“The Boston of today is very different from the Boston of a few years ago.”
Jebbit traces its roots back to Shaw House in 2010, when Tom Coburn and his roommate Jeb Thomas, BC ’13, decided to collaborate on an idea for the Boston College Venture Competition (BCVC).
At the time, students could earn $10,000 for a successful project that would go toward initial funding of an idea (the amount has now doubled to $20,000). Coburn and Thomas created an online platform that worked to get consumers to engage with ad content and truly understand a company’s message. The idea was sound enough to earn the team a first-place tie at BCVC competition.
Immediately, the team got a taste of what the Boston startup culture has to offer with the help of the engaging entrepreneurial community and John Gallaugher—who serves as an Associate Professor of Information Systems in the Carroll School of Management and works closely with student entrepreneurs.
“Professor Gallaugher was key in getting us off campus and into the city,” Jebbit COO Jonathan Lacoste told me in an interview. “Tom and I would commute to Harvard I-Lab or Venture Cafe most nights and shake hands, swap business cards, and eventually meet many of our first customers.”
The Jebbit team went on to take a leave of absence from BC and participate in TechStars, a prestigious startup accelerator in Boston that would provide them with $100,000 in additional financing. Now, the BC-rooted startup has raised over $2 million, and partnered with big brands including Coca-Cola, Spotify, and Bose.
Other BC ventures including Drizly and NBD Nano have both raised over $5 million and been hugely successful. These students started out with little idea of how to found a business, but broke into the Boston tech scene by attending events on campus, networking with standout alumni, and getting into the city to do the nitty gritty work of spreading the name of Jebbit around the community.
These success stories are clear indicators that now, more than ever, is the perfect time to start a business in Boston. The entrepreneurial culture that has evolved recently in Boston has set the city up as a startup powerhouse contending with the likes of Silicon Valley.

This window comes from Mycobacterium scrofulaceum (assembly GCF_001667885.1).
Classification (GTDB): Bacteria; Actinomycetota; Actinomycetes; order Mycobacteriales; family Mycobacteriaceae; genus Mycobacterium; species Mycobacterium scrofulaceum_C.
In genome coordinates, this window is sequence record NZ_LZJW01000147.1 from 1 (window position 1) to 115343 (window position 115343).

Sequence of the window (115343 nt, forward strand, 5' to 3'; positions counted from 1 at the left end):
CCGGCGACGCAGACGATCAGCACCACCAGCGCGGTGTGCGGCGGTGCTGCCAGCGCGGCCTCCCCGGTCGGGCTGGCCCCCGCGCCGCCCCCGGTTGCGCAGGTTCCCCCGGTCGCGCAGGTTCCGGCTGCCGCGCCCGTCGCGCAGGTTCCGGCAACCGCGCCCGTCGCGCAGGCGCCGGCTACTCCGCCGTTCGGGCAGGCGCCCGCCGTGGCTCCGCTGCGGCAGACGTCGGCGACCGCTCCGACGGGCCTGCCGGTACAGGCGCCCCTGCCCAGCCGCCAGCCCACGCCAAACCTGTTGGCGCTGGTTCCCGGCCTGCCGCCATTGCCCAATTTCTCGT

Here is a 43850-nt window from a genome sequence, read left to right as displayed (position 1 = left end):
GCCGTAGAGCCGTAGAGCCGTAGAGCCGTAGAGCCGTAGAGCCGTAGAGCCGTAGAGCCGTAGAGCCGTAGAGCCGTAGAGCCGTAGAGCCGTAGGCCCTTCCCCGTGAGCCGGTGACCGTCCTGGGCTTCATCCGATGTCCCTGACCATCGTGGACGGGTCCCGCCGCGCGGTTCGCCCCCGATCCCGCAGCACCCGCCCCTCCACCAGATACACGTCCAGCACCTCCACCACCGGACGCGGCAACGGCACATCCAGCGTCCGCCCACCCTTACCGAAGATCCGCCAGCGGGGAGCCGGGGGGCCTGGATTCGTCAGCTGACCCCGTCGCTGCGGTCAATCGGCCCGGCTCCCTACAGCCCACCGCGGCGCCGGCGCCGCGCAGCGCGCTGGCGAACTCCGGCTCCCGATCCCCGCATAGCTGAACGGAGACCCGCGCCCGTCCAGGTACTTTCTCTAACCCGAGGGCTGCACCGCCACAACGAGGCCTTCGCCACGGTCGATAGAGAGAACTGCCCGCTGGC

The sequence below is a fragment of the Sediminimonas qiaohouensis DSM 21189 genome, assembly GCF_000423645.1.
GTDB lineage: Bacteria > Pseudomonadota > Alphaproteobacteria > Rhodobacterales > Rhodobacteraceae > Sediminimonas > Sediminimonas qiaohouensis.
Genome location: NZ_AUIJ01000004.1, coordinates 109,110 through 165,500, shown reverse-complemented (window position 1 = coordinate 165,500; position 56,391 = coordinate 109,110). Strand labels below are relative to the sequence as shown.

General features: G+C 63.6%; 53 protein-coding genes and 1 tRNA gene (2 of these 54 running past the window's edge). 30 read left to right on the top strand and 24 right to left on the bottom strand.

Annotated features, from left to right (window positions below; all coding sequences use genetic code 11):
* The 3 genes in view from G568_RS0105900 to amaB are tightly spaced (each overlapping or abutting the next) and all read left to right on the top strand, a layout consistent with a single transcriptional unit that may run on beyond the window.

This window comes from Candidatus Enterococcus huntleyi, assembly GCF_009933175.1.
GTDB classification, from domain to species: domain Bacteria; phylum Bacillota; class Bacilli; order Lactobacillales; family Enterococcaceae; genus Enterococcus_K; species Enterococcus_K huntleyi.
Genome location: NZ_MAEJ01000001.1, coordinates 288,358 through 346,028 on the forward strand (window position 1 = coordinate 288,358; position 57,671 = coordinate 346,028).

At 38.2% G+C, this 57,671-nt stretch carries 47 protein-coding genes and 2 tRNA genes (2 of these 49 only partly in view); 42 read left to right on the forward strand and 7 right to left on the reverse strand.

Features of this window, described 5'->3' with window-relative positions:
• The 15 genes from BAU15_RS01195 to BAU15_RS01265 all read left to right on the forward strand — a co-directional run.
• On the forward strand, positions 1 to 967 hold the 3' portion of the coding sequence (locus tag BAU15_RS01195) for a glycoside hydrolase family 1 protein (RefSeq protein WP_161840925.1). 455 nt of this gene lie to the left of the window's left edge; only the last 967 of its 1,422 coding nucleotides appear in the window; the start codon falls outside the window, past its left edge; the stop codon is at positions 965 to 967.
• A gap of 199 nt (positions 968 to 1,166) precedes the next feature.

“The Boston of today is very different from the Boston of a few years ago,” Gallaugher said. “Years ago, all the venture folks were in Waltham or Rt. 128. None of the students could get to them, and there were few activities downtown.”
Now, Boston and Cambridge host a number of leading venture capital firms, as well as thriving startup incubators like TechStars, MassChallenge, and Summer@Highland with a deep alumni base that are key in helping these ideas become realities. Kayak, HubSpot, and Wayfair are some of the local firms that are ushering in the next phase of student startups. Student-led investment funds like Rough Draft Ventures and the Dorm Room Fund are backed by leading venture capital firms and are also giving students opportunities like never before. Many of these organizations work directly with student teams, help them hone their ideas, understand the market, and get them ready for accelerators or minimum-viable-product launch.
It’s great when a number of these new companies emerge in the Boston tech scene, but the problem is that many of them leave right after they hit it big. Facebook, Reddit, and Dropbox are just some of the big names that have Boston roots, but later opted for opportunities in Silicon Valley and New York City.
So why is it that many of these companies leave Boston after having such a successful start here? It’s clear that we have a great entrepreneurial community, but what is missing?
“A big consumer-focused anchor business,” Gallaugher said. “We’re the strong number two [city] nationally, but distant when you consider that the Bay area has Apple, Google, Facebook, and San Francisco alone has Twitter, Uber, Airbnb, and so many others.”
Gallaugher argues that the reason why the consumer is important is that we have had many of these billion dollar “exits” from Boston. We need something that will stick around and be attractive to students. When given the opportunity to work at a firm like Facebook or Google compared to a firm working in “enterprise search” (a product most people probably have never heard of), the big tech giants win hands down. Young graduates want to work at firms that their friends and families understand.
Part of the problem is that Boston startups need a powerful press presence. TechCrunch, PandoDaily, and Re/code are the go-to sources for all tech-related news, but they are all based in Silicon Valley. BostInno has been a local cheerleader for many startups, but a majority of the news is lopsided toward the Valley, and this leads to a misunderstanding of industry leaders.
“Many think Yelp is the biggest player in recommendations, but TripAdvisor (located in Newton and whose CEO has spoken to our students) has more revenues, is more profitable by far, and has a bigger market value,” Gallaugher said. “Outlets like Pando and TechCrunch cover Yelp more, further skewing the perception that San Francisco outclasses Boston. We’ve got to fix it.”
With the talent coming out of Boston, we really have no excuses. We have the education. We have the opportunities. We have the mentorship. We’ve developed an entrepreneurship community that has the potential to usher in the next Facebook.
More startups are emerging each week, but can we keep them here?
Featured Image by Francisco Ruela / Heights Graphic